Monday, November 14, 2011
New and Noteworthy---The Real War Has Gotten Into A Book: The Civil War Medical Photography Archive of Harewood Hospital
Shooting Soldiers: Civil War Medical Photography, Book One: Wounded Soldiers Identified, 101 Regiments From the Harewood Hospital Album, Reed B. Bontecou, M.D., The Burns Archive Press, 165 pp., 100 b/w photographs, indices, primary references, $50.00.
Clinical photographs taken of the wounded soldiers taken by Dr. Reed Bontecou, were at one time among the collections of the Army Medical Museum. Later scattered, many are now in Shooting Soldiers: Civil War Medical Photography, Book One: Wounded Soldiers Identified, 101 Regiments From the Harewood Hospital Album. Dr. Stanley Burns' 35 year pursuit benefits readers with this publication, the size of which is 5 3/4" by 6 3/4".
The first of several projected this volume, this volume of portraits present wounded soldiers' partially clothed with their wounds exposed and each patient holds a chalkboard with their names on it. The image of. J. E. Jolliff, Company K, 116 Pennsylvania Volunteers graces the book's cover. An extensive introduction offers a history of the photographs, a biographical sketch Dr. Reed B. Bontecou, an explanation of new weapons and the war's tactics, and a brief history Harewood Hospital.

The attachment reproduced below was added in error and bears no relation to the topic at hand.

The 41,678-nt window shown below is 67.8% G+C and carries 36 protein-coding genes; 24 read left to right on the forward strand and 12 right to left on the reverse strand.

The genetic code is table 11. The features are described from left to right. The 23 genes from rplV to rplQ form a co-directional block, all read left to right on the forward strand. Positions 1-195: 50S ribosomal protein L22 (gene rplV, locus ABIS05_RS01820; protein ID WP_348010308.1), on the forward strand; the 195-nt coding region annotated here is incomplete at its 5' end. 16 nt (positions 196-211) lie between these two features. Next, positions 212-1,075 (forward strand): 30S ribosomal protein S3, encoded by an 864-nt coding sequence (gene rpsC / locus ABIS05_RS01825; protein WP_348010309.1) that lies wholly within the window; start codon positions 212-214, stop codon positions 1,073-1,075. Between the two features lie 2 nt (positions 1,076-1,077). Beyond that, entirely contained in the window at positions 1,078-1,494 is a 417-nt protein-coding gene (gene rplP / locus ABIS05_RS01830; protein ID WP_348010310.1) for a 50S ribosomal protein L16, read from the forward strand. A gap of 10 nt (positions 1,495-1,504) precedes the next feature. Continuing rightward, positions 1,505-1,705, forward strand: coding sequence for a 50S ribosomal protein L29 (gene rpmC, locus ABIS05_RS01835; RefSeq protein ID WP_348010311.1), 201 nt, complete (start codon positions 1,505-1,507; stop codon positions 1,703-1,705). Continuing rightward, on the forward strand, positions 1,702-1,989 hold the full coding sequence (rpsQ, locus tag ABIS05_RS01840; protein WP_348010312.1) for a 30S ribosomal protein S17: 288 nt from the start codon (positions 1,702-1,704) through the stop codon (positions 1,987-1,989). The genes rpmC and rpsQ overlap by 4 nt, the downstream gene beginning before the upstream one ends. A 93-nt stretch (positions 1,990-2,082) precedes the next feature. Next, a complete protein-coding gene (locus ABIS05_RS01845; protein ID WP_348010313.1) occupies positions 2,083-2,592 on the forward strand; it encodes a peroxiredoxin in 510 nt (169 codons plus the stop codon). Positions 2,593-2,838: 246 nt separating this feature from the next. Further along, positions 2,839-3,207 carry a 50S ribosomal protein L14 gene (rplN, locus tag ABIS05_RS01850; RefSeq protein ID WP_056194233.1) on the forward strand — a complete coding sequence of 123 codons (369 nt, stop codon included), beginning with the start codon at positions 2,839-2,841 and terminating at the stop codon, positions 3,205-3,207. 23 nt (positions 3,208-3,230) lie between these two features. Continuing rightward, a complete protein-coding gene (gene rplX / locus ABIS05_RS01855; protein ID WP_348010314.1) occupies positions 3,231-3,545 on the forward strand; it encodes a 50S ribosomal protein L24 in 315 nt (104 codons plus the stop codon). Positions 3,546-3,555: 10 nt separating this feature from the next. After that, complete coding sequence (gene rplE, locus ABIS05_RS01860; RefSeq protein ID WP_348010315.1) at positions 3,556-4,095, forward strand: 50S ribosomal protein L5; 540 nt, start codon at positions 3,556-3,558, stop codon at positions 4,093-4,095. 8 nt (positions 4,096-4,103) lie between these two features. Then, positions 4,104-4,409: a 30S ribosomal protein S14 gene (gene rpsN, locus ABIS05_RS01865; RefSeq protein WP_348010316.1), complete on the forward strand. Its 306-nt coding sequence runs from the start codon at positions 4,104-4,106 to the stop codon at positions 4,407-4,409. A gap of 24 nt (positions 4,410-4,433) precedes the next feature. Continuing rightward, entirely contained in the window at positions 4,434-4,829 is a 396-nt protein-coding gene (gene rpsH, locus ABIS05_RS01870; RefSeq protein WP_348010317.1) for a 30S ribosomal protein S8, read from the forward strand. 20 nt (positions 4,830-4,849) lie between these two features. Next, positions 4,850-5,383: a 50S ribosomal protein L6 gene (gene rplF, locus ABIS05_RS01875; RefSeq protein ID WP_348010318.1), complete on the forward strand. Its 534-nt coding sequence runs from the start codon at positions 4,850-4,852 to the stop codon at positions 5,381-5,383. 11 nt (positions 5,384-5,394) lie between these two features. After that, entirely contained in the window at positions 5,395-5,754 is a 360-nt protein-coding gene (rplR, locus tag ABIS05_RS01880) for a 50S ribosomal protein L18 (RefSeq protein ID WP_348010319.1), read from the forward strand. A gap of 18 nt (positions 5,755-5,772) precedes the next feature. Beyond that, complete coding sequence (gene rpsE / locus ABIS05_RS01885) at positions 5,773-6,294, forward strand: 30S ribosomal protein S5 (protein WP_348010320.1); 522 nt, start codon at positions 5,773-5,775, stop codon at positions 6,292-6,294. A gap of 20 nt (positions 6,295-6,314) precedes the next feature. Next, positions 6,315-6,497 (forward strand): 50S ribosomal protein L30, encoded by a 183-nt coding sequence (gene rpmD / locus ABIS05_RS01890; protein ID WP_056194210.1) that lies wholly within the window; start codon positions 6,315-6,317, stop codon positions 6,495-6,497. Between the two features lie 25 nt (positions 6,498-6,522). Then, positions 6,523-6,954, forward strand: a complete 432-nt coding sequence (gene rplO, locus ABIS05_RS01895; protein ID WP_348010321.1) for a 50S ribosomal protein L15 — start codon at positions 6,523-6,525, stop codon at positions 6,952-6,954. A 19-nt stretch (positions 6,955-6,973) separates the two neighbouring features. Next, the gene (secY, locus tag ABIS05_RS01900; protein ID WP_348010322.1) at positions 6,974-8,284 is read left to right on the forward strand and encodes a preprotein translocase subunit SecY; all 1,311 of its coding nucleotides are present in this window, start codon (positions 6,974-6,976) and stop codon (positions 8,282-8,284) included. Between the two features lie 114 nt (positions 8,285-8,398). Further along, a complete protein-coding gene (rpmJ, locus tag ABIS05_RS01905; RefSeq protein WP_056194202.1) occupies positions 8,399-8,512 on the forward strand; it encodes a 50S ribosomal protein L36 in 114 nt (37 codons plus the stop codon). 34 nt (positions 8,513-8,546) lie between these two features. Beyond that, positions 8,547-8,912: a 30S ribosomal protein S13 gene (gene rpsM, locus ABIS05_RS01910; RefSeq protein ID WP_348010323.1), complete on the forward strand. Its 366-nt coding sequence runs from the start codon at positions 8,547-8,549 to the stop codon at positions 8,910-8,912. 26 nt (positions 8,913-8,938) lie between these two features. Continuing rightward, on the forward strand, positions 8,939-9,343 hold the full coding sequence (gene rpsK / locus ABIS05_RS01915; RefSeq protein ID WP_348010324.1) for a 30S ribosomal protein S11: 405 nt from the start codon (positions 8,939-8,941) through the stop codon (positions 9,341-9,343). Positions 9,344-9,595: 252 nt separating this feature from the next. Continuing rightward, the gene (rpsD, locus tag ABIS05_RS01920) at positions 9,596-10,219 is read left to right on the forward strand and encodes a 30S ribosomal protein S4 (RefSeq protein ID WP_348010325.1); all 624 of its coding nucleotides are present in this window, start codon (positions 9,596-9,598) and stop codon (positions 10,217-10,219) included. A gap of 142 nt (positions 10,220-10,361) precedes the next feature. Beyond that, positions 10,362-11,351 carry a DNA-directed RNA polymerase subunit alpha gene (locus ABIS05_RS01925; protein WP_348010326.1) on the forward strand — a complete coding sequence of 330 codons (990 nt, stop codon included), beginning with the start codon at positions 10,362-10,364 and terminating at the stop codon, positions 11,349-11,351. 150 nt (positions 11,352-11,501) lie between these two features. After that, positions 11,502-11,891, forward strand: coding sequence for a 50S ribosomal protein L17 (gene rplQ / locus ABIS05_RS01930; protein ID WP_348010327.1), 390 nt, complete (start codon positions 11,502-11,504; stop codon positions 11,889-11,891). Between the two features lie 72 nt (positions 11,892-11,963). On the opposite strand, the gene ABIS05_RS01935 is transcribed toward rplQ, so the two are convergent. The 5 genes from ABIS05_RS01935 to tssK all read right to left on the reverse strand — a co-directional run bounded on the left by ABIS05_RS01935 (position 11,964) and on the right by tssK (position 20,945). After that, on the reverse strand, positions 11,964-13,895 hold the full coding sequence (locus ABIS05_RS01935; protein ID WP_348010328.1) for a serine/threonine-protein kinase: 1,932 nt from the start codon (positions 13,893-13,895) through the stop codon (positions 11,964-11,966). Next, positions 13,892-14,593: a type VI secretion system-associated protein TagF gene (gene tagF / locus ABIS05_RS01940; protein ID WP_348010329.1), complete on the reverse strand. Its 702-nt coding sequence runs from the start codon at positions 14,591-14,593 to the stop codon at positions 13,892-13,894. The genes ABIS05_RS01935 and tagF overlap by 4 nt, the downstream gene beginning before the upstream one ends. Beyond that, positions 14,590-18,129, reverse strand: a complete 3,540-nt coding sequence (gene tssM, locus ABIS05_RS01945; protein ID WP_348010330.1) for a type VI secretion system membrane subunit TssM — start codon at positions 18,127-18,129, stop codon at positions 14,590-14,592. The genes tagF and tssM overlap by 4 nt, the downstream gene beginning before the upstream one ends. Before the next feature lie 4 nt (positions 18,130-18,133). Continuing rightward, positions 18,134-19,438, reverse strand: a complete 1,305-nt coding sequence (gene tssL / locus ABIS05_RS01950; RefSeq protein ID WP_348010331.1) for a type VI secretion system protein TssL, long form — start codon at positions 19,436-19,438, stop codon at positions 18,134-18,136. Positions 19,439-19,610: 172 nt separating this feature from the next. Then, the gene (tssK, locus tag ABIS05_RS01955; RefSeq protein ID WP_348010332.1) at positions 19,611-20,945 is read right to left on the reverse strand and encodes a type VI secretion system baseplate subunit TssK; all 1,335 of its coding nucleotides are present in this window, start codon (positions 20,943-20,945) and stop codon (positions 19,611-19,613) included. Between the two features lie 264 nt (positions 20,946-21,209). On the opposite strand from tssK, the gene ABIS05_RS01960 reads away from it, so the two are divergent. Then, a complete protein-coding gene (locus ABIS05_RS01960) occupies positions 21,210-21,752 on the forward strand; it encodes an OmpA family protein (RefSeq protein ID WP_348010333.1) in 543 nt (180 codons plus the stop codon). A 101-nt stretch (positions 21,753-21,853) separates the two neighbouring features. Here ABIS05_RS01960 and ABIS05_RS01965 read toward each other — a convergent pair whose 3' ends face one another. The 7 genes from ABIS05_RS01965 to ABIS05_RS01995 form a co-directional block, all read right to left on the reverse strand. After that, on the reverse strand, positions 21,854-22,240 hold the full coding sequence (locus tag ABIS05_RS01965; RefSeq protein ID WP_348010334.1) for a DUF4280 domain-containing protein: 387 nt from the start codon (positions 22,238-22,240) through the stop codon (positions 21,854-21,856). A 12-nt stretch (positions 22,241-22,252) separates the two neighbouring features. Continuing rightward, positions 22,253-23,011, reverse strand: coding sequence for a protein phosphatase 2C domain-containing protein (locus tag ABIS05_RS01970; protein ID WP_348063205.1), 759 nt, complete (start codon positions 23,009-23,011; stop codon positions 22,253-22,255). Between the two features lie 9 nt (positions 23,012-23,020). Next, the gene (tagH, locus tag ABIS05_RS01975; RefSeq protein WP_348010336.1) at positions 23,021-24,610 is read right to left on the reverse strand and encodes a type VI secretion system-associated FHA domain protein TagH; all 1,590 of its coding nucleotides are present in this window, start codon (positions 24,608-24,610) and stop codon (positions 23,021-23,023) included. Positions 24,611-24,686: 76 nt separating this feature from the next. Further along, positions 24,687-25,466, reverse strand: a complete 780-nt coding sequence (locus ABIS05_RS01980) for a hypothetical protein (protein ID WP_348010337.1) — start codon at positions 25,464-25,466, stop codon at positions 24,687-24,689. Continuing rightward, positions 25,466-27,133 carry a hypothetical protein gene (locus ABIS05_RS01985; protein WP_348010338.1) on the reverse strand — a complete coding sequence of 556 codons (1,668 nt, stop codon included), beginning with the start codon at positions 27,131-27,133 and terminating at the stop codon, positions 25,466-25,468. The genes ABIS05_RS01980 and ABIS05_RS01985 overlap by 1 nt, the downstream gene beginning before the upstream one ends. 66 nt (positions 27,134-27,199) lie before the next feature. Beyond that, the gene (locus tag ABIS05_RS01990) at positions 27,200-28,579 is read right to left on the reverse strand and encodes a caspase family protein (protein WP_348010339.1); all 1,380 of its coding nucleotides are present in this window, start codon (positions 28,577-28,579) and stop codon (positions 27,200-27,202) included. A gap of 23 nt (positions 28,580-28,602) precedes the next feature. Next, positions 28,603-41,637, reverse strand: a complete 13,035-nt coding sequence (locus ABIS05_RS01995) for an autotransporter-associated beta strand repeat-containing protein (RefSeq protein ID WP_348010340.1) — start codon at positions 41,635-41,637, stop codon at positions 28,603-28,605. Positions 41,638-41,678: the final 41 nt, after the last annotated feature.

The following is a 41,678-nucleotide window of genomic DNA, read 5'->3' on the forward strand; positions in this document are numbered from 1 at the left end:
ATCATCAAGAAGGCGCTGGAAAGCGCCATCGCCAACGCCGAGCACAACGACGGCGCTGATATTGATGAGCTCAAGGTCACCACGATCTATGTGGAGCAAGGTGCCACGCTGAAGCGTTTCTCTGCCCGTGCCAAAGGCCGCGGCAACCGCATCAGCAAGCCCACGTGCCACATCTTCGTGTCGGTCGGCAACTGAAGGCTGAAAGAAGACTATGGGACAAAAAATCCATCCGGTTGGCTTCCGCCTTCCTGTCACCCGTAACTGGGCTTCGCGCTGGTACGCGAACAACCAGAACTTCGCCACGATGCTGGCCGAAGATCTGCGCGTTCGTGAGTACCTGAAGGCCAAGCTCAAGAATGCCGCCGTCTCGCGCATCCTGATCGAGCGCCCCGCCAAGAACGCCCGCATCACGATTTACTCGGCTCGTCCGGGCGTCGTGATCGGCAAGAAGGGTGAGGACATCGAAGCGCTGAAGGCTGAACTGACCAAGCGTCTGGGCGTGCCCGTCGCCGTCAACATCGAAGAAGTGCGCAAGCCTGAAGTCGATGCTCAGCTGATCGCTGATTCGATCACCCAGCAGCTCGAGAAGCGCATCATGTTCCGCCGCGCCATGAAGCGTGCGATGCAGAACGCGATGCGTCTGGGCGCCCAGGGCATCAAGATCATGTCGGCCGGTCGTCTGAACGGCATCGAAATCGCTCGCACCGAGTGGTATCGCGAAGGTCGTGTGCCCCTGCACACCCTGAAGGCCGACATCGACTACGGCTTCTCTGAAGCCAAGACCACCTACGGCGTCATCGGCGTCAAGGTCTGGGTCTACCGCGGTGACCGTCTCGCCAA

The photographs are presented as 3.5 x 5.5 images with one photograph per page. Page 37 is typical of the format. "David R. Tempelton, Co. A., 46 NY, Petersburg, April 2, 1865, gun shot wound, left eye, [photograph taken] at time of admission. At 16, was admitted to HHH, Arpil 5 with gunshot wound of the head. Ball hit left temple, just back of outer angle of eye, grazing malar bone and eyeball, destroying sight; passed off producing fles would of the tip of the nose. Was wounded at Petersburgh April 2nd 1865. He is now well."
There are indices of the regiments, and the battles at which his subjects received their wounds. The bibliography of includes both print and online primary sources. This book aids general readers of the war ,and those readers specializing in medical history and Civil War photography. In summary, CWL recalls the words of the radio correspondent who May 6, 1937 watched the explosion and destruction of the zeppelin Hindenburg at Lakehurst, New Jersey. "The humanity! Oh! The humanity!